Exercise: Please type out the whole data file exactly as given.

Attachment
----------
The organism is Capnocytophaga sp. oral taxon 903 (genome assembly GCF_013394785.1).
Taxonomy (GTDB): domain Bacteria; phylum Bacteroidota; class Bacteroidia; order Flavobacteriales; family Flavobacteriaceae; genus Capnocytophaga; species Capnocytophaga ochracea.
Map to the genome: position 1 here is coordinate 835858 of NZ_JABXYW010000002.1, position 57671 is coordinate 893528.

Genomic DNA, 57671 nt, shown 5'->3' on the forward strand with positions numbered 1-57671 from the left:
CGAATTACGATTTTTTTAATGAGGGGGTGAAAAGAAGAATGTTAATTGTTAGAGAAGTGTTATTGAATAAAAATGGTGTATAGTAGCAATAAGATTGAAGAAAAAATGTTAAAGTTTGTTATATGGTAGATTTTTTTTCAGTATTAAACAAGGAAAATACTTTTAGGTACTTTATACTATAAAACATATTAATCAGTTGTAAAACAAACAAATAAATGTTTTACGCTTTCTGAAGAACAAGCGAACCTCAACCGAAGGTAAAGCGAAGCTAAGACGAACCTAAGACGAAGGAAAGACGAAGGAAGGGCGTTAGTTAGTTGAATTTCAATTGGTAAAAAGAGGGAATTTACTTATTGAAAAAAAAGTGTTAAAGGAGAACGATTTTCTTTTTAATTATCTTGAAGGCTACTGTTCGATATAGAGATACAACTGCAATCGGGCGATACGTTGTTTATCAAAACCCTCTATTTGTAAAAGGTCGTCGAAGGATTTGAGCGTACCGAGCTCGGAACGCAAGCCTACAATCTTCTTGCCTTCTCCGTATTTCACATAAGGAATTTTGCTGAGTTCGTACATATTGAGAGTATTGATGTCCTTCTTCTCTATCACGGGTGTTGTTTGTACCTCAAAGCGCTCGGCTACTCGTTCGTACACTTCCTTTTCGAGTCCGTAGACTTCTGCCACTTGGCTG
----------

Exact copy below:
The organism is Capnocytophaga sp. oral taxon 903 (genome assembly GCF_013394785.1).
Taxonomy (GTDB): domain Bacteria; phylum Bacteroidota; class Bacteroidia; order Flavobacteriales; family Flavobacteriaceae; genus Capnocytophaga; species Capnocytophaga ochracea.
Map to the genome: position 1 here is coordinate 835858 of NZ_JABXYW010000002.1, position 57671 is coordinate 893528.

Genomic DNA, 57671 nt, shown 5'->3' on the forward strand with positions numbered 1-57671 from the left:
CGAATTACGATTTTTTTAATGAGGGGGTGAAAAGAAGAATGTTAATTGTTAGAGAAGTGTTATTGAATAAAAATGGTGTATAGTAGCAATAAGATTGAAGAAAAAATGTTAAAGTTTGTTATATGGTAGATTTTTTTTCAGTATTAAACAAGGAAAATACTTTTAGGTACTTTATACTATAAAACATATTAATCAGTTGTAAAACAAACAAATAAATGTTTTACGCTTTCTGAAGAACAAGCGAACCTCAACCGAAGGTAAAGCGAAGCTAAGACGAACCTAAGACGAAGGAAAGACGAAGGAAGGGCGTTAGTTAGTTGAATTTCAATTGGTAAAAAGAGGGAATTTACTTATTGAAAAAAAAGTGTTAAAGGAGAACGATTTTCTTTTTAATTATCTTGAAGGCTACTGTTCGATATAGAGATACAACTGCAATCGGGCGATACGTTGTTTATCAAAACCCTCTATTTGTAAAAGGTCGTCGAAGGATTTGAGCGTACCGAGCTCGGAACGCAAGCCTACAATCTTCTTGCCTTCTCCGTATTTCACATAAGGAATTTTGCTGAGTTCGTACATATTGAGAGTATTGATGTCCTTCTTCTCTATCACGGGTGTTGTTTGTACCTCAAAGCGCTCGGCTACTCGTTCGTACACTTCCTTTTCGAGTCCGTAGACTTCTGCCACTTGGCTG